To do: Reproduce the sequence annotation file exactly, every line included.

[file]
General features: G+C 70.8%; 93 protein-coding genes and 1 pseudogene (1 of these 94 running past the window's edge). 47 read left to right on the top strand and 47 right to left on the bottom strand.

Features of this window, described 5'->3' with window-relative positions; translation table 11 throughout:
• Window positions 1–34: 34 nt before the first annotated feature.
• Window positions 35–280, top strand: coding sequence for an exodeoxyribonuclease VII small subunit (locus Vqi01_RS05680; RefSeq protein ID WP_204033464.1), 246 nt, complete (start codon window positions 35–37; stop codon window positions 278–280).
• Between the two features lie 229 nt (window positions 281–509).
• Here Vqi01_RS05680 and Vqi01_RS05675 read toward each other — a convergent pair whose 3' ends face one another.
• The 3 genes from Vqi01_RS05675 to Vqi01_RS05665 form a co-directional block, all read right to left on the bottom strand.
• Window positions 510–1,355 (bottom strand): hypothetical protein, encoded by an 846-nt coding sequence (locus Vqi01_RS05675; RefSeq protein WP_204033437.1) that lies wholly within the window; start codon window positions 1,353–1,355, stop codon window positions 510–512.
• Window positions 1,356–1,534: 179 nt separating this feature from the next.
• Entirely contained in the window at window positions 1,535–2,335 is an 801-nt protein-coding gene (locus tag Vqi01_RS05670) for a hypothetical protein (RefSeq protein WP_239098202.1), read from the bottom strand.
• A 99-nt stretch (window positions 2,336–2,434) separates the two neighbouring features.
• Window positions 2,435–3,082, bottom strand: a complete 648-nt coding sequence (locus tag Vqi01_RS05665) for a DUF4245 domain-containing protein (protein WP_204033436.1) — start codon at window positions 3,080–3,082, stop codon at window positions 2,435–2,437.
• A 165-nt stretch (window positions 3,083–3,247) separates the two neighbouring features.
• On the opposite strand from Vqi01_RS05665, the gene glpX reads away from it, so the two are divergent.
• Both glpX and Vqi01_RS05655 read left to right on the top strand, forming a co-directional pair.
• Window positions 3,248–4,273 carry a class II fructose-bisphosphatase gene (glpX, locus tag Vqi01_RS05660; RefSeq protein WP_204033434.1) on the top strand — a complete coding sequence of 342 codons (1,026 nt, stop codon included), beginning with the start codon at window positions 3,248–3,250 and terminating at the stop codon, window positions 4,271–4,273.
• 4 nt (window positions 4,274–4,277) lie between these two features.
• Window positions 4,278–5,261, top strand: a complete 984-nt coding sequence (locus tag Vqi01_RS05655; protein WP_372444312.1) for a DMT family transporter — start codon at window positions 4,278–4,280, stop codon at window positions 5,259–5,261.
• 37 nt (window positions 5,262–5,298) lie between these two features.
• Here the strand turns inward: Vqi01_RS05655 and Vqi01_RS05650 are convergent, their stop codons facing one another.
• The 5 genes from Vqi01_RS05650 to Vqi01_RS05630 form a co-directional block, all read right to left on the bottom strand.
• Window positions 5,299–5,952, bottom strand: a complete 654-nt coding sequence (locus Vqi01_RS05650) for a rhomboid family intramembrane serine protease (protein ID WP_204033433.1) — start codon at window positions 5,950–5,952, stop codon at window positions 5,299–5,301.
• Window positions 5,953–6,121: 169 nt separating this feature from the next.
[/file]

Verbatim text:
General features: G+C 70.8%; 93 protein-coding genes and 1 pseudogene (1 of these 94 running past the window's edge). 47 read left to right on the top strand and 47 right to left on the bottom strand.

Features of this window, described 5'->3' with window-relative positions; translation table 11 throughout:
• Window positions 1–34: 34 nt before the first annotated feature.
• Window positions 35–280, top strand: coding sequence for an exodeoxyribonuclease VII small subunit (locus Vqi01_RS05680; RefSeq protein ID WP_204033464.1), 246 nt, complete (start codon window positions 35–37; stop codon window positions 278–280).
• Between the two features lie 229 nt (window positions 281–509).
• Here Vqi01_RS05680 and Vqi01_RS05675 read toward each other — a convergent pair whose 3' ends face one another.
• The 3 genes from Vqi01_RS05675 to Vqi01_RS05665 form a co-directional block, all read right to left on the bottom strand.
• Window positions 510–1,355 (bottom strand): hypothetical protein, encoded by an 846-nt coding sequence (locus Vqi01_RS05675; RefSeq protein WP_204033437.1) that lies wholly within the window; start codon window positions 1,353–1,355, stop codon window positions 510–512.
• Window positions 1,356–1,534: 179 nt separating this feature from the next.
• Entirely contained in the window at window positions 1,535–2,335 is an 801-nt protein-coding gene (locus tag Vqi01_RS05670) for a hypothetical protein (RefSeq protein WP_239098202.1), read from the bottom strand.
• A 99-nt stretch (window positions 2,336–2,434) separates the two neighbouring features.
• Window positions 2,435–3,082, bottom strand: a complete 648-nt coding sequence (locus tag Vqi01_RS05665) for a DUF4245 domain-containing protein (protein WP_204033436.1) — start codon at window positions 3,080–3,082, stop codon at window positions 2,435–2,437.
• A 165-nt stretch (window positions 3,083–3,247) separates the two neighbouring features.
• On the opposite strand from Vqi01_RS05665, the gene glpX reads away from it, so the two are divergent.
• Both glpX and Vqi01_RS05655 read left to right on the top strand, forming a co-directional pair.
• Window positions 3,248–4,273 carry a class II fructose-bisphosphatase gene (glpX, locus tag Vqi01_RS05660; RefSeq protein WP_204033434.1) on the top strand — a complete coding sequence of 342 codons (1,026 nt, stop codon included), beginning with the start codon at window positions 3,248–3,250 and terminating at the stop codon, window positions 4,271–4,273.
• 4 nt (window positions 4,274–4,277) lie between these two features.
• Window positions 4,278–5,261, top strand: a complete 984-nt coding sequence (locus tag Vqi01_RS05655; protein WP_372444312.1) for a DMT family transporter — start codon at window positions 4,278–4,280, stop codon at window positions 5,259–5,261.
• 37 nt (window positions 5,262–5,298) lie between these two features.
• Here the strand turns inward: Vqi01_RS05655 and Vqi01_RS05650 are convergent, their stop codons facing one another.
• The 5 genes from Vqi01_RS05650 to Vqi01_RS05630 form a co-directional block, all read right to left on the bottom strand.
• Window positions 5,299–5,952, bottom strand: a complete 654-nt coding sequence (locus Vqi01_RS05650) for a rhomboid family intramembrane serine protease (protein ID WP_204033433.1) — start codon at window positions 5,950–5,952, stop codon at window positions 5,299–5,301.
• Window positions 5,953–6,121: 169 nt separating this feature from the next.